- 女性学評論 (ISSN:09136630)
- vol.7, pp.83-99, 1993-03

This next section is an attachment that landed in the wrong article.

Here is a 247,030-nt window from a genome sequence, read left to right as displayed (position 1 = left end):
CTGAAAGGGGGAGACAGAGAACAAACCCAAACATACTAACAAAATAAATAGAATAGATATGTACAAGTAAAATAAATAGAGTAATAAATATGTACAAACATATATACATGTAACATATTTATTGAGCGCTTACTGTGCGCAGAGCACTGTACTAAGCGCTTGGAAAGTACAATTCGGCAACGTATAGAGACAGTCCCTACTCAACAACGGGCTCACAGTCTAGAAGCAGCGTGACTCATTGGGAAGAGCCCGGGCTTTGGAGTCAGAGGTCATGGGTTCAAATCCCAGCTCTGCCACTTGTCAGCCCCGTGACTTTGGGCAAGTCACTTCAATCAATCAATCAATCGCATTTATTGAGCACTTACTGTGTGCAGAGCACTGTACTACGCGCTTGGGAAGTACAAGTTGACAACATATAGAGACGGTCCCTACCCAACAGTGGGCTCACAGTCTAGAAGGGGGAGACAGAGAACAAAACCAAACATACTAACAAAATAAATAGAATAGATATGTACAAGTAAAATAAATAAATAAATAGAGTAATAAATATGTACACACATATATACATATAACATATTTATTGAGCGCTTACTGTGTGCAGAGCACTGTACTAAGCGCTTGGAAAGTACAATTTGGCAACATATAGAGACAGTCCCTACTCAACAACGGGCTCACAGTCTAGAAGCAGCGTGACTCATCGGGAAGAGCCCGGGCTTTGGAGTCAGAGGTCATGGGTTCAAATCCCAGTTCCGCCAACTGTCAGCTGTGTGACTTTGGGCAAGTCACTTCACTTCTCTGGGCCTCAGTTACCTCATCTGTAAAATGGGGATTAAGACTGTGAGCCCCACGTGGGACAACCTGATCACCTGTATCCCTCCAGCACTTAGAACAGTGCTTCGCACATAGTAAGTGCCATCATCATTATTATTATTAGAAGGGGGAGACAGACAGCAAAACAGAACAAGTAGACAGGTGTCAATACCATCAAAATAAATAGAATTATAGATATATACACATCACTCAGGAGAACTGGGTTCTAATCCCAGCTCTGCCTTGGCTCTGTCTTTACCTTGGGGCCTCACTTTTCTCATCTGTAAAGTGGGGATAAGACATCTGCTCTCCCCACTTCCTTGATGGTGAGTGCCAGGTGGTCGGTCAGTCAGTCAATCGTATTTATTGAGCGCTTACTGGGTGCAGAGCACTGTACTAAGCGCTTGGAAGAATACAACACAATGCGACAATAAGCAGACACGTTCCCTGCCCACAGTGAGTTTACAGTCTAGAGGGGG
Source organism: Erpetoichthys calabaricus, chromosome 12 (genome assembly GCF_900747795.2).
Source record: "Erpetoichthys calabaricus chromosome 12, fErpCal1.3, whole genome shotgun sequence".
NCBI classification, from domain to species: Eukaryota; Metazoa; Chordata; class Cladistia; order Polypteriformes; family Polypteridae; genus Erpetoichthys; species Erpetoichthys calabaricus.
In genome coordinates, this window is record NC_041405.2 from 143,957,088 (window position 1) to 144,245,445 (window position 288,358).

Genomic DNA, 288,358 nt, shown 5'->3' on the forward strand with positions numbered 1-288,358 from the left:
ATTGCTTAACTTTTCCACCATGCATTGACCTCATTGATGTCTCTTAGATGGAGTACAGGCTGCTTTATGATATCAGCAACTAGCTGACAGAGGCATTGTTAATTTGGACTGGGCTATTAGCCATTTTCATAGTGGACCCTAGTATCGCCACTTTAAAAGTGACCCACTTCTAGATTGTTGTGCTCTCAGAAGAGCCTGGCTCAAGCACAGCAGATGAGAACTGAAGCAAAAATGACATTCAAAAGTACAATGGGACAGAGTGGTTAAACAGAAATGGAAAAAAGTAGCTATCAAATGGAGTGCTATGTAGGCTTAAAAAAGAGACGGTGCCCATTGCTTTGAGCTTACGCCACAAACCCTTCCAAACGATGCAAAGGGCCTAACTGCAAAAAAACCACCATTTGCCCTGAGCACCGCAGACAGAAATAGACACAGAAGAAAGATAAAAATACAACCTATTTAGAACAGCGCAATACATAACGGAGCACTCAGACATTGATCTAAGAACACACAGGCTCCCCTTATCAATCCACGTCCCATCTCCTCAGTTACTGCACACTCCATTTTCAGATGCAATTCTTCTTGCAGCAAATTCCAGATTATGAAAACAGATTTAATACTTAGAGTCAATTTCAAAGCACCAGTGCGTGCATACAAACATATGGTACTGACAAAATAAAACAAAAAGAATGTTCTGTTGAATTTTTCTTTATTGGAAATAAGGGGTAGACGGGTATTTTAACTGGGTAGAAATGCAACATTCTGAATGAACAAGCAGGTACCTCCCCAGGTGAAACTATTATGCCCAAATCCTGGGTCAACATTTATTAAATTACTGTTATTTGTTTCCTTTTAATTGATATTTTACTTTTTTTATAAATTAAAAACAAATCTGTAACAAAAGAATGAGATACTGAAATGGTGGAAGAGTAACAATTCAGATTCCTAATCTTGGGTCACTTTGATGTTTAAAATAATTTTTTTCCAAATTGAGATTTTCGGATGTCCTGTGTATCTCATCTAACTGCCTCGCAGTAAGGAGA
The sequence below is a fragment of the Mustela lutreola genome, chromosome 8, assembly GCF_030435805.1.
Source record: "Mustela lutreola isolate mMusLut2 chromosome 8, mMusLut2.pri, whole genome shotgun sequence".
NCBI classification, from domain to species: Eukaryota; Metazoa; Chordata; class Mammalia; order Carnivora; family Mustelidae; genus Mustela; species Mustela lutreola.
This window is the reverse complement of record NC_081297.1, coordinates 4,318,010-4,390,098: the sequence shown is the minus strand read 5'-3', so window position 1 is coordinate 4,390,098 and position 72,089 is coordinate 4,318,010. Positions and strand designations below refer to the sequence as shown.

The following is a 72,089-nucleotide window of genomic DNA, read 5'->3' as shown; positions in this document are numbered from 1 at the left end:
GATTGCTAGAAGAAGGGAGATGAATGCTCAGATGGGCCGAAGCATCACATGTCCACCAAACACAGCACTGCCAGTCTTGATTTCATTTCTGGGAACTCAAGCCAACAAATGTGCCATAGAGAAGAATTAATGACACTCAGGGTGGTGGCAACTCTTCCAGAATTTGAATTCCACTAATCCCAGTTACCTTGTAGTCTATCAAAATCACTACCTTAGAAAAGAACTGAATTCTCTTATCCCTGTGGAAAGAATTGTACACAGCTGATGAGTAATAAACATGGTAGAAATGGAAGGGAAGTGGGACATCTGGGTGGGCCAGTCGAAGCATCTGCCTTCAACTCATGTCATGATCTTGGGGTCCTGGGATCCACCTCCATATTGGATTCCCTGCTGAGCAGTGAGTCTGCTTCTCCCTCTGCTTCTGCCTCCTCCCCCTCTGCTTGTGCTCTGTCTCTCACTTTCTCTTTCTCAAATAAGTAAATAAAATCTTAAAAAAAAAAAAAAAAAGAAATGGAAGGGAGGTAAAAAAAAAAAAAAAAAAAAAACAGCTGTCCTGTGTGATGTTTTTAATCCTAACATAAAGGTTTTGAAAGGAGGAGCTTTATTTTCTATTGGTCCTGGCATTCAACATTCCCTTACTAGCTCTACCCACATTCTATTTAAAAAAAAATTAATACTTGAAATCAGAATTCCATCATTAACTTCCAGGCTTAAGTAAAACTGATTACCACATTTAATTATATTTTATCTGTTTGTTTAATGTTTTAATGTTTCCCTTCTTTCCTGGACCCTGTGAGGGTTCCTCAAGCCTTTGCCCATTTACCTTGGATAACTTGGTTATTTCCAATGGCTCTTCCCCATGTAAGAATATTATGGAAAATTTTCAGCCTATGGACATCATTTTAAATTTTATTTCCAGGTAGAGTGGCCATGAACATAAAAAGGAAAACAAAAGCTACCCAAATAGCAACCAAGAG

Horatio abstains from felicity a while, entreated by his friend, to tell the story of Prince Hamlet. In the culture that loves its blond, blue-eyed children,who will tell the story of a black girl who dreams of having blue eyes so as to be loved? In Toni Morrison's The Bluest Eye(1970) Claudia MacTeers becomes to her friend Pecola what Horatio was to Prince Hamlet. The innocent blue-eyed baby doll given to little girls every Christmas becomes a potent cultural sysmbol in American society that loves its blue-eyed children; this image of beauty is then used against black girls and women who can never attain such image of beauty. They are told to be just like an innocent blue-eyed doll if they were to be loved. The world seems to be in conspiracy to control women within the narrow confines of their femininity, whispering to them: "It's best to be pretty-then you are assured of love and happiness. See the story of Cinderella?" Cinderella lived happily ever after with the Prince, we are told,because her foot fit into the glass shoe, in other words she is a blue-eyed beauty. The Bluest Eye is a tragedy of Pecola Breedlove who foolishly believed in the idea of physical beauty,"the most destructive idea in the history of human thought."Morrison's novel is also a story of Claudia Macteers,who sees through the destructive mechanism "the beauty myth"entails: how the images of beauty- the blue-eyed baby doll,the Shirley Temple milk cup, and many others-are employed to indoctrinate women,just as the idea of femininity used to,with "the myth of pretty woman"-woman's success story. A familiar story.